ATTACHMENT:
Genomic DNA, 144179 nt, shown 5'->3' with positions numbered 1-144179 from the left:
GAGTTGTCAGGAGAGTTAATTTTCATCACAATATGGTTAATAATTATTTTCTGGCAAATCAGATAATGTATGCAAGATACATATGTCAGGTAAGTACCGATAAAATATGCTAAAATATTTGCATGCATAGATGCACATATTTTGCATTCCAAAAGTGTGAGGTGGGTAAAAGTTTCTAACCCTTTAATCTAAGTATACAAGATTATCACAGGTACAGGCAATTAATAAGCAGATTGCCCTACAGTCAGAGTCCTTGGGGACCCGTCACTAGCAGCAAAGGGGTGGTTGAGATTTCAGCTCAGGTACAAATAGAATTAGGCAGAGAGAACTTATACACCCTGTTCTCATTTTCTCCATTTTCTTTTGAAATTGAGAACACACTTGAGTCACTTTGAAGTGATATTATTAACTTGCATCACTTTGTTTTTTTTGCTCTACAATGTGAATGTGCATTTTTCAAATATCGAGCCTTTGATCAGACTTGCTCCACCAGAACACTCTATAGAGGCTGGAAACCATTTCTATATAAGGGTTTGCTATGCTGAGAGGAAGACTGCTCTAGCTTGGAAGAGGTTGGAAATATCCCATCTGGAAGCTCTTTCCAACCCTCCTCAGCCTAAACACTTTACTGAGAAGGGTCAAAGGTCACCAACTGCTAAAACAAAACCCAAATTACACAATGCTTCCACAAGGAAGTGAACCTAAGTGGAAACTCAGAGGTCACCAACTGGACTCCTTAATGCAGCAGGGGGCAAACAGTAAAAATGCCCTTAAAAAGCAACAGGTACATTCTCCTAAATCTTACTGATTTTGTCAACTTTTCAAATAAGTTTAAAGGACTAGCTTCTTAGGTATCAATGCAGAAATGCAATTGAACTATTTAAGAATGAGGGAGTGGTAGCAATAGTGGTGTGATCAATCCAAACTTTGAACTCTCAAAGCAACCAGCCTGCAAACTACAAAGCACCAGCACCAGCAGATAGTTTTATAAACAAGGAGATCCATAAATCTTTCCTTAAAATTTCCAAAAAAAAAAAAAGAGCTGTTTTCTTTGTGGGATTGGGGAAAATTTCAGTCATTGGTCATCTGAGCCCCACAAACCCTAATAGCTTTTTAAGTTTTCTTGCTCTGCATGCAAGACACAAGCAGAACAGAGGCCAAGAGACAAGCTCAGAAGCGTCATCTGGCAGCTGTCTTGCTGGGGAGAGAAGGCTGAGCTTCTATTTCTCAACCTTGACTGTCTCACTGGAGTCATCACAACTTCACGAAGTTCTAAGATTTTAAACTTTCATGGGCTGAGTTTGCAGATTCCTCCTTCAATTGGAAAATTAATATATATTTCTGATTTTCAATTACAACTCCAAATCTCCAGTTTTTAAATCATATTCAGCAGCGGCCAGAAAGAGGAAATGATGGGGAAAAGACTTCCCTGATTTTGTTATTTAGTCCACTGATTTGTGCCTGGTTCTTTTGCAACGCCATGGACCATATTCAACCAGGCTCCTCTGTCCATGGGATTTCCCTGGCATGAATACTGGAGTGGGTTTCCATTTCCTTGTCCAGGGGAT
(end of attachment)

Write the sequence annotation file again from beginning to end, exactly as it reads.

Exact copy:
Genomic DNA, 144179 nt, shown 5'->3' with positions numbered 1-144179 from the left:
GAGTTGTCAGGAGAGTTAATTTTCATCACAATATGGTTAATAATTATTTTCTGGCAAATCAGATAATGTATGCAAGATACATATGTCAGGTAAGTACCGATAAAATATGCTAAAATATTTGCATGCATAGATGCACATATTTTGCATTCCAAAAGTGTGAGGTGGGTAAAAGTTTCTAACCCTTTAATCTAAGTATACAAGATTATCACAGGTACAGGCAATTAATAAGCAGATTGCCCTACAGTCAGAGTCCTTGGGGACCCGTCACTAGCAGCAAAGGGGTGGTTGAGATTTCAGCTCAGGTACAAATAGAATTAGGCAGAGAGAACTTATACACCCTGTTCTCATTTTCTCCATTTTCTTTTGAAATTGAGAACACACTTGAGTCACTTTGAAGTGATATTATTAACTTGCATCACTTTGTTTTTTTTGCTCTACAATGTGAATGTGCATTTTTCAAATATCGAGCCTTTGATCAGACTTGCTCCACCAGAACACTCTATAGAGGCTGGAAACCATTTCTATATAAGGGTTTGCTATGCTGAGAGGAAGACTGCTCTAGCTTGGAAGAGGTTGGAAATATCCCATCTGGAAGCTCTTTCCAACCCTCCTCAGCCTAAACACTTTACTGAGAAGGGTCAAAGGTCACCAACTGCTAAAACAAAACCCAAATTACACAATGCTTCCACAAGGAAGTGAACCTAAGTGGAAACTCAGAGGTCACCAACTGGACTCCTTAATGCAGCAGGGGGCAAACAGTAAAAATGCCCTTAAAAAGCAACAGGTACATTCTCCTAAATCTTACTGATTTTGTCAACTTTTCAAATAAGTTTAAAGGACTAGCTTCTTAGGTATCAATGCAGAAATGCAATTGAACTATTTAAGAATGAGGGAGTGGTAGCAATAGTGGTGTGATCAATCCAAACTTTGAACTCTCAAAGCAACCAGCCTGCAAACTACAAAGCACCAGCACCAGCAGATAGTTTTATAAACAAGGAGATCCATAAATCTTTCCTTAAAATTTCCAAAAAAAAAAAAAGAGCTGTTTTCTTTGTGGGATTGGGGAAAATTTCAGTCATTGGTCATCTGAGCCCCACAAACCCTAATAGCTTTTTAAGTTTTCTTGCTCTGCATGCAAGACACAAGCAGAACAGAGGCCAAGAGACAAGCTCAGAAGCGTCATCTGGCAGCTGTCTTGCTGGGGAGAGAAGGCTGAGCTTCTATTTCTCAACCTTGACTGTCTCACTGGAGTCATCACAACTTCACGAAGTTCTAAGATTTTAAACTTTCATGGGCTGAGTTTGCAGATTCCTCCTTCAATTGGAAAATTAATATATATTTCTGATTTTCAATTACAACTCCAAATCTCCAGTTTTTAAATCATATTCAGCAGCGGCCAGAAAGAGGAAATGATGGGGAAAAGACTTCCCTGATTTTGTTATTTAGTCCACTGATTTGTGCCTGGTTCTTTTGCAACGCCATGGACCATATTCAACCAGGCTCCTCTGTCCATGGGATTTCCCTGGCATGAATACTGGAGTGGGTTTCCATTTCCTTGTCCAGGGGAT